Weathers v. Hagemeister-May et al

Filing 18

FINDINGS and RECOMMENDATIONS signed by Magistrate Judge Michael J. Seng on 4/29/2015 recommending to dismiss 12 Amended Prisoner Civil Rights Complaint. Referred to Judge Anthony W. Ishii; Objections to F&R due by 5/15/2015. (Lundstrom, T)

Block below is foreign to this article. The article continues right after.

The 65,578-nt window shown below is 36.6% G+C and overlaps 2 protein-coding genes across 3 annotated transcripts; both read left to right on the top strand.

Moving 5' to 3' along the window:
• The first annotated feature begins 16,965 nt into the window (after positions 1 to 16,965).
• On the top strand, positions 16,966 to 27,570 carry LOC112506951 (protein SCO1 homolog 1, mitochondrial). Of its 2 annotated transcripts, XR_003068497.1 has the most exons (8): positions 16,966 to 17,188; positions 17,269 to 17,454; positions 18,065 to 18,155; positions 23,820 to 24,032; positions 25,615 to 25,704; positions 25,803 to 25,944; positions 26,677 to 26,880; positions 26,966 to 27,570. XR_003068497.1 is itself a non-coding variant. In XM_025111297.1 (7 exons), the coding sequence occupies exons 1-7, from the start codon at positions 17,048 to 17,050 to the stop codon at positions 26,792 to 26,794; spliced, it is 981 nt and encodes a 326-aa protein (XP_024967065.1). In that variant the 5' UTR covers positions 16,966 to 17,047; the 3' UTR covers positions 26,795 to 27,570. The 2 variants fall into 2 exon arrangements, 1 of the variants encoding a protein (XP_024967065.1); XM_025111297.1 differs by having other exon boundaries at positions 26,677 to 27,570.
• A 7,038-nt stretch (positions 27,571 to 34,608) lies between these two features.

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1 2 3 4 5 6 7 8 UNITED STATES DISTRICT COURT 9 EASTERN DISTRICT OF CALIFORNIA 10 11 WINONA WEATHERS, 12 Plaintiff, 13 14 v. Case No. 1:13-cv-01932-AWI-MJS (PC) FINDINGS AND RECOMMENDATIONS TO DISMISS AMENDED COMPLAINT WITHOUT LEAVE TO AMEND FOR FAILURE TO STATE A CLAIM M. HAGEMEISTER-MAY, et al., (ECF No. 12) 15 Defendants. OBJECTIONS DUE WITHIN FOURTEEN (14) DAYS 16 17 Plaintiff Winona Weathers is a state prisoner proceeding pro se and in forma 18 19 pauperis in this civil rights action pursuant to 42 U.S.C. § 1983. She has declined 20 Magistrate Judge jurisdiction. (ECF No. 5.) Plaintiff’s original complaint was dismissed 21 for failure to state a claim. (ECF No. 7.) Plaintiff’s Amended Complaint (ECF No. 12) is 22 23 before the Court for screening. II. PLEADING STANDARD 24 25 26 Section 1983 “provides a cause of action for the deprivation of any rights, privileges, or immunities secured by the Constitution and laws of the United States.” 27 Wilder v. Virginia Hosp. Ass'n, 496 U.S. 498, 508 (1990), quoting 42 U.S.C. § 1983. 28 Section 1983 is not itself a source of substantive rights, but merely provides a method 1 1 for vindicating federal rights conferred elsewhere. Graham v. Connor, 490 U.S. 386, 2 393-94 (1989). 3 To state a claim under § 1983, a plaintiff must allege two essential elements: (1) 4 that a right secured by the Constitution or laws of the United States was violated and (2) 5 6 that the alleged violation was committed by a person acting under the color of state law. 7 See West v. Atkins, 487 U.S. 42, 48 (1988); Ketchum v. Alameda Cty., 811 F.2d 1243, 8 1245 (9th Cir. 1987). 9 A complaint must contain “a short and plain statement of the claim showing that 10 the pleader is entitled to relief . . . .” Fed. R. Civ. P. 8(a)(2). Detailed factual allegations 11 are not required, but “[t]hreadbare recitals of the elements of a cause of action, 12 supported by mere conclusory statements, do not suffice.” Ashcroft v. Iqbal, 556 U.S. 13 662, 678 (2009), citing Bell Atlantic Corp. v. Twombly, 550 U.S. 544, 555 (2007). 14 15 Plaintiff must set forth “sufficient factual matter, accepted as true, to state a claim that is 16 plausible on its face.” Id. Facial plausibility demands more than the mere possibility that 17 a defendant committed misconduct and, while factual allegations are accepted as true, 18 19 legal conclusions are not. Id. at 667-68. III. PLAINTIFF’S ALLEGATIONS 20 Plaintiff claims Defendants refused to allow her to wear personal boots while 21 1 22 working at the Prison Industry Authority (PIA) fabric facility at Central California 23 Women’s Facility in Chowchilla, California (CCWF), and reassigned her to a different 24 PIA facility when she refused to wear state-issued boots. 25 26 Plaintiff names as Defendants (1) Hagemeister-May, PIA Superintendent at CCWF, (2) Lasik, PIA Supervisor at CCWF, (3) Johnson, CCWF Warden, (4) Lozano, 27 1 The Court takes notice the PIA exists within the California Department of Corrections and Rehabilitation, 28 an agency of the State of California. See CAL. PENAL CODE § 2800. 2 1 California Department of Corrections and Rehabilitation (“CDCR”) Chief of Appeals, (5) 2 Beard, CDCR Director. 3 More specifically, Plaintiff complains that: 4 She has had chronic foot problems, including bunions and weak arches, since 5 6 childhood. She must wear orthotic arch supports to prevent pain and the collapse of her 7 arches. She held accommodation chromos allowing her to wear orthotics and a knee 8 brace and specifying that she could not wear “hard shoes.” The boots she typically 9 wears are Timberland work boots, which are spacious enough to accommodate her 10 orthotics and provide her feet with sufficient support. Plaintiff concedes that no one has 11 diagnosed her with a disability. 12 Plaintiff was assigned to work at the PIA fabric facility as a seamstress. The PIA 13 requires all workers to wear state boots. Plaintiff signed a “PIA Factory Inmate Rules” 14 15 sheet acknowledging the state boot requirement. According to Plaintiff, her orthotics do 16 not fit in the state boots, and even without orthotics, Plaintiff cannot wear the state boots 17 without extreme pain. She was not permitted to work at PIA Fabric unless she wore the 18 19 state boots. Plaintiff filed a 602 appeal requesting to keep her position at PIA Fabric and to be 20 21 permitted to wear her personal boots to work, and at the first level was interviewed by 22 Defendant Hagemeister-May. Plaintiff offered to show Hagemeister-May her personal 23 boots, an offer Defendant apparently declined. Instead, Hagemeister-May denied 24 Plaintiff’s request to keep the PIA Fabric job after reviewing Plaintiff’s Accomodation 25 Chronos and a “Medical Verification Response” indicating the medical department does 26 27 not approve personal shoes for use at work. Plaintiff’s appeal was denied at the second level by Defendant Johnson, whose 28 3 1 response indicated that prison staff had compared Plaintiff’s personal boots to the state 2 boots, and concluded that Plaintiff’s personal boots were “soft leather, not hard leather 3 4 which is needed for safety reasons in the PIA environment.” Johnson concluded that Plaintiff was not “eligible to remain assigned to PIA due to [her] inability to wear a hard 5 6 leather State work boot.” Plaintiff’s appeal was denied at the third level after Defendant Lozano concluded 7 8 that “appellant could not safely work in the PIA workplace while wearing” her personal 9 boots. 10 11 Plaintiff alleges that the state boot requirement is not consistently enforced. She cites three other inmates who have apparently secured exemptions from the policy. 12 13 14 The first is a woman who broke her toe on the job, but was subsequently permitted to come to work with an open-toed cast or boot. The second is a woman whose feet were 15 too big for the state boot sizes, and the third is a woman whose feet were too narrow for 16 the state boots. The two latter women were permitted to have work boots custom-made 17 for them. 18 19 Plaintiff was re-assigned to a PIA dental facility job because she refused to wear state boots. The dental job was apparently not comparable in pay or opportunity. 20 21 Plaintiff alleges she was retaliated against for filing the 602 appeal. She claims 22 she received a phone call in November 2012 – while her appeal was still pending – from 23 an unknown male, who asked her if she wanted to return to work at PIA Fabric. After 24 Plaintiff said yes, the man said he would call back to discuss options. Instead of calling 25 back, Plaintiff was told to report to the infirmary, where she was told that her personal 26 boot chrono would be revoked and she would instead be issued an orthotic shoe 27 chrono. Plaintiff asserts that this change of chronos guarantees that she will not have 28 4 1 the opportunity to return to PIA Fabric. 2 3 Plaintiff seeks (1) declaratory relief, (2) an affirmative injunction that Defendants stop all selective discrimination through the CDCR, and (3) monetary damages. 4 IV. ANALYSIS 5 6 Plaintiff claims that failing to exempt her from the state boot requirement - 7 thereby prohibiting her from working at PIA Fabric - violates the First, Eighth, and 8 Fourteenth Amendments, as well as the the Americans with Disabilities Act, Title VII of 9 the Civil Rights Act of 1964, and the Fair Labor Standard Act. She also alleges that 10 Defendants’ actions violate state law. As the court explains in detail below, Plaintiff has 11 not adequately linked all defendants to her claims, and her federal claims are not 12 cognizable. There is no evidence that Plaintiff has complied with the claim presentation 13 requirement for filing state law claims, so the Court will not consider them. The Court 14 15 will recommend that Plaintiff’s complaint be dismissed with prejudice. 16 A. 17 A § 1983 plaintiff must demonstrate that each defendant personally participated 18 19 Failure to Link Defendant Beard in the deprivation of her rights. Jones v. Williams, 297 F.3d 930, 934 (9th Cir. 2002). There must be an actual connection or link between the actions of a defendant and the 20 21 deprivation alleged to have been suffered by the plaintiff. See Monell v. Department of 22 Social Services, 436 U.S. 658 (1978). Government officials may not be held liable for 23 the actions of their subordinates under a theory of respondeat superior. Iqbal, 129 S.Ct. 24 at 1948. Since a government official cannot be held liable under a theory of vicarious 25 liability in § 1983 actions, a plaintiff must plead sufficient facts showing that the official 26 has violated the Constitution through his own individual actions. Id. 27 Plaintiff was advised in her first complaint that she failed to link Beard directly to 28 5 1 her allegations of unconstitutional conduct. She has not corrected this deficiency in her 2 amended pleadings. Beard is a very high-ranking CDCR official. Plaintiff does not 3 allege facts tending to show that he knew or should have known about, much less had 4 any direct involvement in making, decisions about Plaintiff or the attire she or other 5 6 individual inmates can or cannot wear on the job. She does not allege any rights 7 violation resulted from a policymaking decision by Defendant Beard, Connick v. 8 Thompson, 131 S.Ct. 1350, 1359 (2011) or from a persistent and widespread CDCR 9 practice linked to him. Hafer v. Melo, 502 U.S. 21, 25 (1991); see also Starr v. Baca, 10 652 F.3d 1202, 1205-08 (9th Cir. 2011). 11 Accordingly, the Court will recommend that Plaintiff’s claims against Beard be 12 dismissed with prejudice. 13 B. No Cruel and Unusual Punishment Claim 14 15 The treatment a prisoner receives in prison and the conditions under which the 16 prisoner is confined are subject to scrutiny under the Eighth Amendment, which 17 prohibits cruel and unusual punishment. See Helling v. McKinney, 509 U.S. 25, 31 18 19 (1993); Farmer v. Brennan, 511 U.S. 825, 832 (1994). The Eighth Amendment “embodies broad and idealistic concepts of dignity, civilized standards, humanity, and 20 21 22 decency.” Estelle v. Gamble, 429 U.S. 97, 102 (1976). Prison officials must provide prisoners with “food, clothing, shelter, sanitation, 23 medical care, and personal safety,” Toussaint v. McCarthy, 801 F.2d 1080, 1107 (9th 24 Cir. 1986), and may not deny inmates “the minimal civilized measure of life’s 25 necessities.” Hudson v. McMillian, 503 U.S. 1, 20 (1992). Nonetheless, conditions of 26 confinement may be harsh and restrictive. See Rhodes v. Chapman, 452 U.S. 337, 347 27 (1981) A prison official violates the Eighth Amendment when two requirements are met: 28 6 1 (1) objectively, the official's act or omission must deny the inmate “the minimal civilized 2 measure of life’s necessities;” and (2) prison officials subjectively acted with deliberate 3 indifference to his health and safety. Keenan v. Hall, 83 F.3d 1083, 1089 (9th Cir. 4 1996)(citing Wilson v. Seiter, 501 U.S. 294, 303-303 (1991)); Rhodes, 452 U.S. at 347. 5 6 Thus, to violate the Eighth Amendment, a prison official must have a “sufficiently 7 culpable mind.” See Farmer, 511 U.S. at 834. ). 8 In the prison work context, the Eighth Amendment is only violated “when a 9 prisoner employee alleges that a prison official compelled him to ‘perform physical labor 10 which was beyond his strength, endangered his life or health, or caused undue pain.’” 11 Morgan v. Morgensen, 465 F.3d 1041, 1045 (9th Cir. 2006)(quoting Berry v. Bunnell, 39 12 F.3d 1056, 1057 (9th Cir. 1994))(emphasis added). 13 1. Serious Deprivation 14 15 In determining whether a deprivation is sufficiently serious within the meaning of 16 the Eighth Amendment, “the circumstances, nature, and duration” of the deprivation 17 must be considered. Johnson v. Lewis, 217 F.3d 726, 731 (9th Cir. 2000). An 18 19 occupational hazard is “sufficiently serious” under the Eighth Amendment only when it is exacerbated by an additional factor: for instance, the presence of defective machinery in 20 21 the prison workplace will not, alone, violate an inmate worker’s Eighth Amendment 22 rights, but a machine whose defect is known and which the prisoner must use anyway, 23 may. Morgan, 465 F.3d at 1046-1047. 24 Here, Plaintiff has not alleged an occupational hazard at her PIA Fabric job. 25 Although she alleges that the state boots were painful, she nowhere alleges that she 26 was forced or compelled to wear them. In fact, Plaintiff refused to wear the boots, and 27 eventually received a different work assignment as a result. 28 7 1 2. 2 3 Culpable State of Mind Defendants must act with a sufficiently culpable state of mind, that of “deliberate indifference.” Wilson v. Seiter, 501 U.S. 294, 303 (1991); Johnson, 217 F.3d at 733. A 4 prison official acts with deliberate indifference if he knows of and disregards an 5 6 excessive risk to the prisoner's health and safety. Farmer, 511 U.S. at 837. Defendants did not force Plaintiff to wear state boots despite her complaints 7 8 about the pain they caused her. See Morgan, 465 F.3d at 1047 (prisoner required to 9 use printing press even after he told supervisor that it was defective); Gill v. Mooney, 10 824 F.2d 192, 195 (2d Cir. 1987)(prisoner required to use ladder even after he told his 11 supervisor it was unsafe). Rather, Defendants denied Plaintiff the opportunity to work in 12 the fabric facility unless she wore safe shoes. Nothing suggests Defendants 13 disregarded a known risk to Plaintiff’s health. 14 C. 15 16 1. 17 18 19 No Equal Protection Claim Introduction The Equal Protection Clause of the Fourteenth Amendment requires that persons who are similarly situated be treated alike. City of Cleburne v. Cleburne Living Center, Inc., 473 U.S. 432, 439 (1985). This requires Plaintiff to show she was intentionally 20 21 discriminated against because of her membership in an identifiable group, e.g., Davis v. 22 Prison Health Svcs., 679 F.3d 433, 442 (6th Cir. 2012)(homosexual inmate worker 23 stated valid Equal Protection claim when he alleged he was fired because of his sexual 24 orientation) or a constitutionally suspect class, e.g., Walker v. Gomez, 370 F.3d 969, 25 974 (9th Cir. 2004)(black inmate worker stated valid Equal Protection claim on basis of 26 race). 27 In certain circumstances, a plaintiff does not have to allege membership in a 28 8 1 class to make an equal protection claim; that is, she may allege that “she has been 2 irrationally singled out as a so-called ‘class of one.’” Engquist v. Oregon Department of 3 Agriculture, 553 U.S. 591, 601–02 (2008); accord Village of Willowbrook v. Olech; 528 4 U.S. 562, 564 (2000). However, in Engquist, the Supreme Court found that public 5 6 employees could not bring “class of one” Equal Protection claims to challenge an 7 allegedly arbitrary termination. 553 U.S. at 604, 605. The Court based its decision in 8 part on the “subjective and individualized” nature of employment decisions and the 9 “significantly greater leeway [government has] in its dealings with citizen employees 10 than it does when it brings its sovereign power to bear on citizens at large.” Id., at 599, 11 604. Finding that discretionary decisionmaking inheres in personnel management, the 12 Court was cautious of turning even apparently arbitrary employment decisions into 13 constitutional violations. Id., at 605. 14 15 This Court shares the same hesitancy about recognizing “class of one” claims in 16 the prison work context, especially because decisions in this district have already 17 extended Engquist to this arena. See Prater v. Romero, No.2:12-cv-2632 2012 WL 18 19 5906891, at *2, n.1 (E.D. Cal. Nov. 26, 2012); Davis v. Villagrana, No. 1:09-cv-01897 2011 WL 318328, at *3 (E.D. Cal. Feb. 1, 2011). There are significant differences 20 21 between civilian government employees and prison workers, of course, and for many 22 federal purposes, inmates are not considered to be “employees” at all because of the 23 punitive rationale for their labor. See, e.g., Castle v. Eurofresh, 731 F.3d 901, 906 n.9 24 (9th Cir. 2013)(collecting cases). However, if the government has “more leeway” with 25 agency employees than with private citizens, then it unquestionably has more leeway 26 27 with prisoners than with either group. It is well-established that while an inmate does not forfeit all constitutional rights upon incarceration, “many of the liberties and 28 9 1 privileges enjoyed by other citizens must be surrendered by the prisoner.” Overton v. 2 Bazzetta, 539 U.S. 126, 131 (2003). Moreover, just as a government agency must 3 balance “a wide array of factors that are difficult to articulate and quantify” in making 4 employment decisions, Engquist, 553 U.S. at 604, so must a prison work authority. For 5 6 these reasons, the Court finds that a “class of one” Equal Protection claim is not an 7 available form of redress for an inmate who has received allegedly arbitrary treatment at 8 his or her prison work assignment. 9 10 11 2. No Suspect or other Identifiable Class Claim Plaintiff alleges that she was discriminated against on the basis of disability. While disability is not a suspect classification, Pierce v. County of Orange, 526 F.3d 12 13 14 1190, 1225 (9th Cir.2008), citing Lee v. City of Los Angeles, 250 F.3d 668, 687 (9th Cir. 2001), it is an identifiable class, and discrimination on the basis of being disabled may 15 violate the Equal Protection clause if not rationally related to legitimate legislative goals. 16 Id. Here, as an initial matter, Plaintiff has not pleaded sufficient facts to establish that 17 she is disabled, nor does the administrative appeal record reflect that her termination 18 19 from PIA Fabric was due to her foot condition. Instead, her termination was based on her refusal to wear state boots and an inspection that revealed her personal boots were 20 21 22 too soft to be safe on the job. Even if Plaintiff’s foot condition could be considered a disability, however, she 23 has not pleaded sufficient facts to indicate that the state boot policy, which is applied to 24 all inmates, either excludes individuals with foot conditions from PIA Fabric, or favors 25 individuals without foot conditions. To the contrary, Plaintiff cites another inmate who 26 broke her toe and was allowed to come to work in a cast, which would seem to support 27 the conclusion that prison officials do not prevent individuals with foot conditions from 28 10 1 working at PIA Fabric. The fact that Plaintiff did not also receive an exemption from the 2 state boot requirement does not mean she was discriminated against: while exempting 3 one inmate from the boot requirement and not another could potentially be arbitrary, it is 4 not evidence of discrimination against individuals with foot conditions. 5 2. 6 “Class of One” Claim Because Plaintiff has not alleged facts to indicate she was discriminated against 7 8 on the basis of her membership in a group, the only potential Equal Protection claim she 9 could bring would be a “class of one” claim. As mentioned above, however, “class of 10 one” Equal Protection claims are not available to prison workers. See Engquist, 553 11 U.S. at 601–02; Prater, 2012 WL 5906891, at *2, n.1; Davis, 2011 WL 318328, at *3. 12 Therefore, Plaintiff fails to state a cognizable claim on Equal Protection grounds. 13 D. No Americans with Disabilities Act (ADA) Claim2 14 Title II of the Americans with Disabilities Act (ADA) “prohibit[s] discrimination on 15 16 the basis of disability.”3 42 U.S.C. § 12132; Lovell v. Chandler, 303 F.3d 1039, 1052 17 (9th Cir. 2002). “To establish a violation of Title II of the ADA, a plaintiff must show that 18 19 (1) [she] is a qualified individual with a disability, (2) [she] was excluded from participation in or otherwise discriminated against with regard to a public entity's 20 21 services, programs, or activities, and (3) such exclusion or discrimination was by reason 22 of [her] disability.” Lovell, 303 F.3d at 1052. 23 24 25 26 27 28 2 Plaintiff’s claim is properly analyzed under Title II of the ADA rather than ADA Title I (42 U.S.C. 12112) because the allegations suggest her PIA employment was pursuant to a program structured by the prison, rather than pecuniary in nature. See Castle v. Eurofresh, 731 F.3d 901, 907-08 (9th Cir. 2013) (inmate obligated by state law to work is not “employed” by state contractor for ADA purposes); Coupar v. U.S. Dept. of Labor, 105 F.3d 1263, 1265 (9th Cir. 1997) (prisoner not an employee within the meaning of the whistleblower provisions of the Clean Air Act and the Toxic Substances Control Act); Hale v. Arizona, 993 F.2d 1387 (9th Cir. 1993) (inmates working for government controlled entities not employees for purposes of the Fair Labor Standards Act). Additionally, there are no facts showing Plaintiff first filed a discrimination charge with the Equal Employment Opportunity Commission. 42 U.S.C. § 12117(a); see Young v. Lehman, 171 Fed.Appx. 625 (9th Cir. 2006). 3 Title II of the ADA does not apply to employment. Zimmerman v. Oregon Dep’t of Justice, 170 F.3d 1169, 1178 (9th Cir. 1999). 11 1 1. No Disability 2 3 Plaintiff believes she is disabled, but does not allege facts explaining her basis for so alleging. Under the ADA, a disability is an impairment substantially limiting one or 4 more of the major life activities. Hale v. King, 642 F.3d 492, 500 (5th Cir. 2011), citing 5 6 Americans with Disabilities Act of 1990, § 3(1)(A), 42 U.S.C.A. § 12102(1)(A). Although 7 Plaintiff alleges that she has had foot problems since childhood, and that she now 8 requires orthotics to prevent her arches from collapsing, Plaintiff has not described how 9 she is limited in her daily activities by these problems, nor does it appear that 10 Defendants regarded her as disabled for purposes of the ADA. See Hale, 642 F.3d at 11 502. Plaintiff, moreover, concedes that she does not have any medical records that 12 state she is disabled. (ECF No. 12, at 7.) Her accommodation chronos indicate she was 13 permitted to wear orthotics, a knee brace, and could not wear “hard shoes.” Without 14 15 more, however, these chronos do not suggest substantial limitation of major daily 16 activities. 17 2. No Programmatic Exclusion 18 19 Plaintiff does not explain how and why her accommodation chrono precluded her workplace use of state boots or authorized her to wear personal boots on the job. 20 21 Indeed, the first-level response to Plaintiff’s 602 appeal references a Medical 4 22 Verification Response indicating that “medical does not approve personal shoes” for 23 use in the workplace. (ECF No. 12, at 13). Thus, it appears that Plaintiff, rather than a 24 health care provider, decided against use of the state boots and in favor of personal 25 boots in the workplace. Moreover, Plaintiff has not shown she was excluded from the 26 PIA program. She worked at the PIA dental facility upon reassignment from the PIA 27 28 4 Plaintiff did not include this document with her Amended Complaint. 12 1 Fabric. She has not shown that she had any right or entitlement to work at PIA Fabric as 2 opposed to any other PIA facility. 3 3. No Intent to Discriminate 4 Plaintiff believes Defendants intended to discriminate against her because 5 6 Defendant Hagemeister-May “had a personal problem” with her. As pleaded, this belief 7 appears to rest exclusively on surmise and conjecture. No facts alleged suggest a 8 discriminatory mindset, or that the state boot requirement was other than a reasonable 9 and legitimate safety measure. Defendants’ alleged refusal to allow the personal boots, 10 without more, does not suggest intent to discriminate against Plaintiff’s foot condition. 11 Plaintiff has not shown Defendants acted “by reason of” and with “deliberate 12 indifference to” her disability. Armstrong v. Wilson, 124 F.3d 1019, 1023 (9th Cir. 1997). 13 4. Conclusion 14 15 Because Plaintiff has failed to satisfy any element of an ADA claim, the Court will 16 recommend that her ADA claims be dismissed with prejudice. 17 E. 18 “Within the prison context, a viable claim of First Amendment retaliation entails 19 No Retaliation Claim five basic elements: (1) an assertion that a state actor took some adverse action against 20 21 an inmate (2) because of (3) that inmate's protected conduct, and that such action (4) 22 chilled the inmate's exercise of her First Amendment rights, and (5) the action did not 23 reasonably advance a legitimate correctional goal.” Rhodes v. Robinson, 408 F.3d 559, 24 567-68 (9th Cir. 2005). 25 26 Plaintiff claims that Defendants took adverse action against her when they changed her chrono from “personal boots” to “orthopedic shoes.” (ECF No. 12, at 19.) 27 She claims the chrono change precludes her from ever working at PIA Fabric because 28 13 1 her new chrono only allows her to wear shoes whereas PIA Fabric workers must wear 2 boots. The Court rejects this argument: the “PIA Factory Inmate Rules” state that the 3 4 only footwear inmates may wear at work is “state-issued boots.” (ECF No. 12, at 45.) Thus, it is irrelevant whether Plaintiff’s chronos authorize her to wear orthotic shoes or 5 6 personal boots with orthotics in them; she would not be able to wear either to work at 7 PIA Fabric absent some kind of exemption. Moreover, as far as the Court understands, 8 a chrono authorizes an inmate to use a particular accommodation, but does not force 9 the inmate to do so. Thus, nothing – other than the Plaintiff’s dislike for the state boots – 10 would prevent Plaintiff from wearing state boots at work and her orthotic shoes at other 11 times. Therefore, the Court concludes that the chrono change does not amount to 12 adverse action sufficient to support a retaliation claim, and will recommend that this 13 claim be dismissed with prejudice. 14 15 F. No Fair Labor Standards Act or Title VII Claims 16 Plaintiff alleges for the first time in her amended complaint that Defendants’ 17 conduct violates the Fair Labor Standards Act and Title VII of the Civil Rights Act of 18 19 1964. These claims are not cognizable for a number of reasons. 1. Title VII 20 21 Title VII only prohibits discrimination on the basis of “race, color, religion, sex, or 22 national origin,” not disability. 42 U.S.C. § 2000e-2. In addition, prior to filing a Title VII 23 claim in federal court, a plaintiff must first obtain a right-to-sue letter from the Equal 24 Employment Opportunity Commission. 42 U.S.C. § 2000e-5(f)(1); see also, e.g., Baker 25 v. McNeil Island Corr. Ctr., 859 F.2d 124, 125 (9th Cir. 1988). Plaintiff neither alleges 26 that she has obtained such a letter, nor has she included one with either of her 27 complaints. Plaintiff has not raised a cognizable Title VII claim. 28 14 1 2 3 2. FLSA Inmates required by state law to work as a condition of their incarceration are not considered employees for the purposes of several statutes, including the Fair Labor 4 Standards Act. See FN 2, supra; Castle, 731 F.3d at 906 (citing Hale v. Arizona, 993 5 6 F.2d 1387, 1395 (9th Cir. 1993), which held that Arizona prisoners were not employees 7 entitled to be paid minimum wage under FLSA because they were obligated to work 8 under state hard labor statute); Burleson v. California, 83 F.3d 311, 313 (9th Cir. 9 1996)(extending Hale’s rationale to PIA workers in California). California inmates are 10 required by law to work as a condition of their imprisonment. Cal. Penal Code § 2700; 11 Burleson, 83 F.3d at 313. Plaintiff is a California inmate, and therefore required to work 12 under California law, so she is not an employee for FLSA purposes, and thus may not 13 bring suit pursuant to this statute. 14 15 G. State Claims 16 Plaintiff makes conclusory allegations in her amended complaint that Defendants 17 have committed several apparent state law torts, including extortion, negligence, 18 19 intentional and/or negligent infliction of emotional distress, tortious interference with Plaintiff’s life and finances, and negligent interference with Plaintiff’s emotional distress. 20 21 (ECF No. 12, at 11.) The California Tort Claims Act requires plaintiffs to present tort 22 claims against public entities to the California Victim Compensation and Government 23 Claims Board, no more than six months after the cause of action accrues. CAL. GOVT. 24 CODE § 905.2, 910, 911.2, 945.4, 950-950.2. Presentation of a written claim, and action 25 on or rejection of the claim, are prerequisites to filing suit. Castaneda v. CDCR, 212 26 Cal. App. 4th 1051, 1061 (Cal. Ct. App. 2013); Easter v. CDC, 694 F.Supp.2d 1177, 27 1185-1186 (S.D. Cal. 2010). Here, Plaintiff has not alleged compliance with the Act, so 28 15 1 the Court declines to address the validity of her state tort claims. If she chooses to 2 pursue such claims, she must first present them to the Victim Compensation and 3 Government Claims Board. 4 In any event, the Court will not exercise supplemental jurisdiction over a state law 5 6 claim absent a cognizable federal claim. 28 U.S.C. § 1367(c)(3); Herman Family 7 Revocable Trust v. Teddy Bear, 254 F.3d 802, 805 (9th Cir. 2001); Brown v. Lucky 8 Stores, Inc., 246 F.3d 1182, 1189 (9th Cir. 2001). “When . . . the court dismisses the 9 federal claim leaving only state claims for resolution, the court should decline jurisdiction 10 over the state claims and dismiss them without prejudice.” Les Shockley Racing v. 11 National Hot Rod Ass'n, 884 F.2d 504, 509 (9th Cir. 1989). Here, the Court is 12 dismissing all of Plaintiff’s federal claims with prejudice. If, following compliance with 13 the Tort Claims Act, Plaintiff elects to pursue her state claims further, she must do so in 14 15 state, not federal, court, as this Court will no longer have supplemental jurisdiction. 16 V. CONCLUSION AND RECOMMENDATION 17 Plaintiff’s amended complaint fails to state any cognizable claim. She was 18 19 previously advised of pleading deficiencies and afforded the opportunity to correct them. She failed to do so. Further leave to amend appears futile and should be denied. 20 21 The undersigned recommends that the action be dismissed with prejudice, that 22 dismissal count as a strike pursuant to 28 U.S.C. § 1915(g), and that the Clerk of the 23 Court terminate any and all pending motions and close the case. 24 These Findings and Recommendations are submitted to the United States 25 District Judge assigned to the case, pursuant to the provisions of 28 U.S.C. § 636(b)(1). 26 Within fourteen (14) days after being served with these Findings and 27 Recommendations, any party may file written objections with the Court and serve a 28 16 1 copy on all parties. Such a document should be captioned “Objections to Magistrate 2 Judge’s Findings and Recommendations.” Any reply to the objections shall be served 3 and filed within fourteen (14) days after service of the objections. The parties are 4 advised that failure to file objections within the specified time may result in the waiver of 5 6 rights on appeal. Wilkerson v. Wheeler, 772 F.3d 834, 839 (9th Cir. 2014) (citing Baxter 7 v. Sullivan, 923 F.2d 1391, 1394 (9th Cir. 1991)). 8 9 IT IS SO ORDERED. 10 11 Dated: April 29, 2015 /s/ Michael J. Seng UNITED STATES MAGISTRATE JUDGE 12 13 14 15 16 17 18 19 20 21 22 23 24 25 26 27 28 17